[1/6] Skiers pass on a small layer of artificial snow amid warmer-than-usual winter temperatures in the Alps in Leysin, Switzerland, January 4, 2023. REUTERS/Denis Balibouse
LEYSIN, Switzerland, Jan 4 (Reuters) - Deprived of snow by unusually mild weather, Switzerland's world-renowned ski slopes have proven a disappointment to winter sports aficionados and resort managers eager to make the most of the holiday season.
Recent temperatures climbing as high as a record 20.9 Celsius (69.6 Fahrenheit) have severely disrupted operations at many ski resorts, even forcing some to temporarily close.
In Leysin, a resort village in the Vaud Alps, only a handful of skiers could be seen on Wednesday descending a slope where a narrow pass of artificial snow had been laid to create a semblance of winter.
Norah Sweeney, a tourist from Boston, had prepared for a snowy Swiss sojourn, but her hopes quickly melted at the sight of yellowed grass on the slopes.
"We have no snow on the east coast in the U.S. either right now, so all my friends were excited for me to come ski over here and have a lot of snow," she said.
Switzerland is warming at about twice the global average rate due in part to the heat-trapping effect of its mountains, according to a report by the UN Intergovernmental Panel on Climate Change.
MeteoSwiss, the country's federal office for meteorology and climatology, said Switzerland's average temperature of around 7.4 Celsius in 2022 was by far the warmest year since records began in 1864. The average between 1991 and 2020 stood at 5.8 Celsius.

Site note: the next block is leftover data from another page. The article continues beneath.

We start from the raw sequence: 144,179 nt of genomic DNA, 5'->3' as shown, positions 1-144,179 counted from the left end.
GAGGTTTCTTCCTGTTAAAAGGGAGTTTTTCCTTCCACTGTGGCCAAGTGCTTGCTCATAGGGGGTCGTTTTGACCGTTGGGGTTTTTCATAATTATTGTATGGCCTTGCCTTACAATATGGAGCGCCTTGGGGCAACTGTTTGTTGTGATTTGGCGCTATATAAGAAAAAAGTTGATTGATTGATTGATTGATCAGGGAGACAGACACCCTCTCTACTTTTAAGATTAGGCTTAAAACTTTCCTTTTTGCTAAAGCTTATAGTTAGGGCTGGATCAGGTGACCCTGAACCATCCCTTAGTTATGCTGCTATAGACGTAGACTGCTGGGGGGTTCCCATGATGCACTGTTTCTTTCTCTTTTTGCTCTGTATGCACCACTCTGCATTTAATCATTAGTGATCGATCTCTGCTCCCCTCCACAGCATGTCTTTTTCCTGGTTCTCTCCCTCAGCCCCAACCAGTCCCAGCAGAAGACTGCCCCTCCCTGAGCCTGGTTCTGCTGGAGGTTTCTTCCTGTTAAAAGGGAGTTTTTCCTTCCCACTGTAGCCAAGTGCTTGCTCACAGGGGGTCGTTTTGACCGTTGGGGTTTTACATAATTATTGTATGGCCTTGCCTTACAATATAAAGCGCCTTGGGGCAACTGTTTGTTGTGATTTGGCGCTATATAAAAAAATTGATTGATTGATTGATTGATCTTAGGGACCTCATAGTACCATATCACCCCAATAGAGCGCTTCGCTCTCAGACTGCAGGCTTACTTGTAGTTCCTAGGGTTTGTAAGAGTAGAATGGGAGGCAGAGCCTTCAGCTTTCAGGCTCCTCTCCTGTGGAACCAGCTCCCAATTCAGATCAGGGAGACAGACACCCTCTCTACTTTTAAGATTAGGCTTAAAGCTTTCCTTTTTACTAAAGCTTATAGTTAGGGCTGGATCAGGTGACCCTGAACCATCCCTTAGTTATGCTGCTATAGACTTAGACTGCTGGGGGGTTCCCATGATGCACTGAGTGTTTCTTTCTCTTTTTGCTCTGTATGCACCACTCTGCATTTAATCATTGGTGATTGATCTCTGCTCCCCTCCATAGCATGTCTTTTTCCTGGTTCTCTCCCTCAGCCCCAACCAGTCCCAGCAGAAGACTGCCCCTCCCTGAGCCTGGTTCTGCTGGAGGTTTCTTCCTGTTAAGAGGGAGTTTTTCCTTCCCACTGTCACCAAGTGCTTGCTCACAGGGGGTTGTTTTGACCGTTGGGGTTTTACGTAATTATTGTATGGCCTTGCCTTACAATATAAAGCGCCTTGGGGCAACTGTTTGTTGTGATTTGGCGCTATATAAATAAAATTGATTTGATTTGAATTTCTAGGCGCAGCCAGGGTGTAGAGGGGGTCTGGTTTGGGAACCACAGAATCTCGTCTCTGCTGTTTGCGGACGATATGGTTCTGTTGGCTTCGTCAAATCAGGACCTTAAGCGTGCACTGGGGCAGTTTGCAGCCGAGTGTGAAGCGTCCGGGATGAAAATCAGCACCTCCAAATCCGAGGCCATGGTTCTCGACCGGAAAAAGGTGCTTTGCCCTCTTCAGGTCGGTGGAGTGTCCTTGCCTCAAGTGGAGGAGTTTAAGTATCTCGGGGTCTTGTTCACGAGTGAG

Ski resorts across the country and cable car companies have been struggling, trying to occupy tourists with other forms of leisure.
Brambruesch, a small resort west of Davos, kept vacationers entertained by opening its alpine bike paths on Christmas day to compensate for a delayed ski season.
At the upscale Gstaad resort, only 16 out of 70 ski trails were open on Wednesday.
"We are seeing a decrease in usage of around 35-40% compared to last year," said Armon Cantieni, director of Tele-Leysin, which operates cable cars and other facilities at Leysin. "It's clear that we are worried."
Sophie Ruchet, a resident of the Vaud canton who learned to ski at Leysin, wonders if it's even worth having her children learn to ski.
"It's heartbreaking to see so little snow," she said. "One thought crossed our minds: is it still worth putting our children on the slopes to make them live those joyful moments now when we don't know what the future will bring?"
Reporting by Cecile Mantovani and Denis Balibouse in Leysin, Emma Farge in Geneva and Noele Illien in Zurich; Writing by Gabrielle Tétrault-Farber; Editing by Elaine Hardcastle
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